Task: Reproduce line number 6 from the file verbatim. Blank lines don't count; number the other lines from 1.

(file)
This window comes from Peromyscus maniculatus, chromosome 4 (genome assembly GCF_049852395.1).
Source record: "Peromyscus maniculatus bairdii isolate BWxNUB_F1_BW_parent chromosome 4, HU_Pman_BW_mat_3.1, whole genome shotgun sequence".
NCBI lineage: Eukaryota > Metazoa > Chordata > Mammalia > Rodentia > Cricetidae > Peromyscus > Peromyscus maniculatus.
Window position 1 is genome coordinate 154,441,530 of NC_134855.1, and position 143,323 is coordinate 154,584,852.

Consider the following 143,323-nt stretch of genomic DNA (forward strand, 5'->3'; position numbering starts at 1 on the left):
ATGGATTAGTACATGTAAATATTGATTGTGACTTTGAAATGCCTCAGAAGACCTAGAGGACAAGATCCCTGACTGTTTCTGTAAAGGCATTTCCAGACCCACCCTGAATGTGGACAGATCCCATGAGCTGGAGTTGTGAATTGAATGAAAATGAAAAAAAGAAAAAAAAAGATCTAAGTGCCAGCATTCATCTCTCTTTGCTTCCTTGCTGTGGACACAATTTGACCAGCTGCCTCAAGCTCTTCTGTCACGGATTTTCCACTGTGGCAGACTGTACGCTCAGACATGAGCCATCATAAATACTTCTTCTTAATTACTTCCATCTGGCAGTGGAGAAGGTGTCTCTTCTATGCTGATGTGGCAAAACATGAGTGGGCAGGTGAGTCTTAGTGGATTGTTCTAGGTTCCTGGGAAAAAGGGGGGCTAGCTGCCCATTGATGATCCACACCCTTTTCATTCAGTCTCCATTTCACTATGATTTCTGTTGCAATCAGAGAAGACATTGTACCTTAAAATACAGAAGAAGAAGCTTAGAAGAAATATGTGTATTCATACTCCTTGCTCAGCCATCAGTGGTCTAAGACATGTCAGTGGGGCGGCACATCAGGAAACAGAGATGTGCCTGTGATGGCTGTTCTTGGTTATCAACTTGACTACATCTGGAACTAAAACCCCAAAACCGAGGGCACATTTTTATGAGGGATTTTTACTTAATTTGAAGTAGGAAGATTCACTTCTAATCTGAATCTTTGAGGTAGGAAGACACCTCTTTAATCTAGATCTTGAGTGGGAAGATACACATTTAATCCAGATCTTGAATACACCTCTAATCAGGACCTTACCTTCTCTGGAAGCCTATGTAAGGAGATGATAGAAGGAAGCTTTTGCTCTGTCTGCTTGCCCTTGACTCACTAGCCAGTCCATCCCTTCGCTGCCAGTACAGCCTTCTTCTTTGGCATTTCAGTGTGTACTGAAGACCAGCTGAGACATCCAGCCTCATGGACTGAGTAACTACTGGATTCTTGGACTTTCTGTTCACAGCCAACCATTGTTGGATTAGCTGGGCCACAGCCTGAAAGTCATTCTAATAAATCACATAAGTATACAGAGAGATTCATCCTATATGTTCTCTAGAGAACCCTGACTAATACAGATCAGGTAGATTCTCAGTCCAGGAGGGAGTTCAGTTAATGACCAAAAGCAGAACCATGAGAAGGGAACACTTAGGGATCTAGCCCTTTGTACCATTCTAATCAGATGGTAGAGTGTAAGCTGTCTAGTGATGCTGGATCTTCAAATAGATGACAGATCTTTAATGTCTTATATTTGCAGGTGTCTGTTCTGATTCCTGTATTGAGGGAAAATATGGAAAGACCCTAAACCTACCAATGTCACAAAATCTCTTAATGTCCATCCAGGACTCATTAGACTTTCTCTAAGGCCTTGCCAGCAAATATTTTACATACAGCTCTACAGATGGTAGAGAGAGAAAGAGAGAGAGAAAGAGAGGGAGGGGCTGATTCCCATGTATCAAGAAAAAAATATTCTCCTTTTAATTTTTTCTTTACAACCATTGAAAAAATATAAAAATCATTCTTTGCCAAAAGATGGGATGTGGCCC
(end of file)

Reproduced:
ATGGATTAGTACATGTAAATATTGATTGTGACTTTGAAATGCCTCAGAAGACCTAGAGGACAAGATCCCTGACTGTTTCTGTAAAGGCATTTCCAGACCCACCCTGAATGTGGACAGATCCCATGAGCTGGAGTTGTGAATTGAATGAAAATGAAAAAAAGAAAAAAAAAGATCTAAGTGCCAGCATTCATCTCTCTTTGCTTCCTTGCTGTGGACACAATTTGACCAGCTGCCTCAAGCTCTTCTGTCACGGATTTTCCACTGTGGCAGACTGTACGCTCAGACATGAGCCATCATAAATACTTCTTCTTAATTACTTCCATCTGGCAGTGGAGAAGGTGTCTCTTCTATGCTGATGTGGCAAAACATGAGTGGGCAGGTGAGTCTTAGTGGATTGTTCTAGGTTCCTGGGAAAAAGGGGGGCTAGCTGCCCATTGATGATCCACACCCTTTTCATTCAGTCTCCATTTCACTATGATTTCTGTTGCAATCAGAGAAGACATTGTACCTTAAAATACAGAAGAAGAAGCTTAGAAGAAATATGTGTATTCATACTCCTTGCTCAGCCATCAGTGGTCTAAGACATGTCAGTGGGGCGGCACATCAGGAAACAGAGATGTGCCTGTGATGGCTGTTCTTGGTTATCAACTTGACTACATCTGGAACTAAAACCCCAAAACCGAGGGCACATTTTTATGAGGGATTTTTACTTAATTTGAAGTAGGAAGATTCACTTCTAATCTGAATCTTTGAGGTAGGAAGACACCTCTTTAATCTAGATCTTGAGTGGGAAGATACACATTTAATCCAGATCTTGAATACACCTCTAATCAGGACCTTACCTTCTCTGGAAGCCTATGTAAGGAGATGATAGAAGGAAGCTTTTGCTCTGTCTGCTTGCCCTTGACTCACTAGCCAGTCCATCCCTTCGCTGCCAGTACAGCCTTCTTCTTTGGCATTTCAGTGTGTACTGAAGACCAGCTGAGACATCCAGCCTCATGGACTGAGTAACTACTGGATTCTTGGACTTTCTGTTCACAGCCAACCATTGTTGGATTAGCTGGGCCACAGCCTGAAAGTCATTCTAATAAATCACATAAGTATACAGAGAGATTCATCCTATATGTTCTCTAGAGAACCCTGACTAATACAGATCAGGTAGATTCTCAGTCCAGGAGGGAGTTCAGTTAATGACCAAAAGCAGAACCATGAGAAGGGAACACTTAGGGATCTAGCCCTTTGTACCATTCTAATCAGATGGTAGAGTGTAAGCTGTCTAGTGATGCTGGATCTTCAAATAGATGACAGATCTTTAATGTCTTATATTTGCAGGTGTCTGTTCTGATTCCTGTATTGAGGGAAAATATGGAAAGACCCTAAACCTACCAATGTCACAAAATCTCTTAATGTCCATCCAGGACTCATTAGACTTTCTCTAAGGCCTTGCCAGCAAATATTTTACATACAGCTCTACAGATGGTAGAGAGAGAAAGAGAGAGAGAAAGAGAGGGAGGGGCTGATTCCCATGTATCAAGAAAAAAATATTCTCCTTTTAATTTTTTCTTTACAACCATTGAAAAAATATAAAAATCATTCTTTGCCAAAAGATGGGATGTGGCCC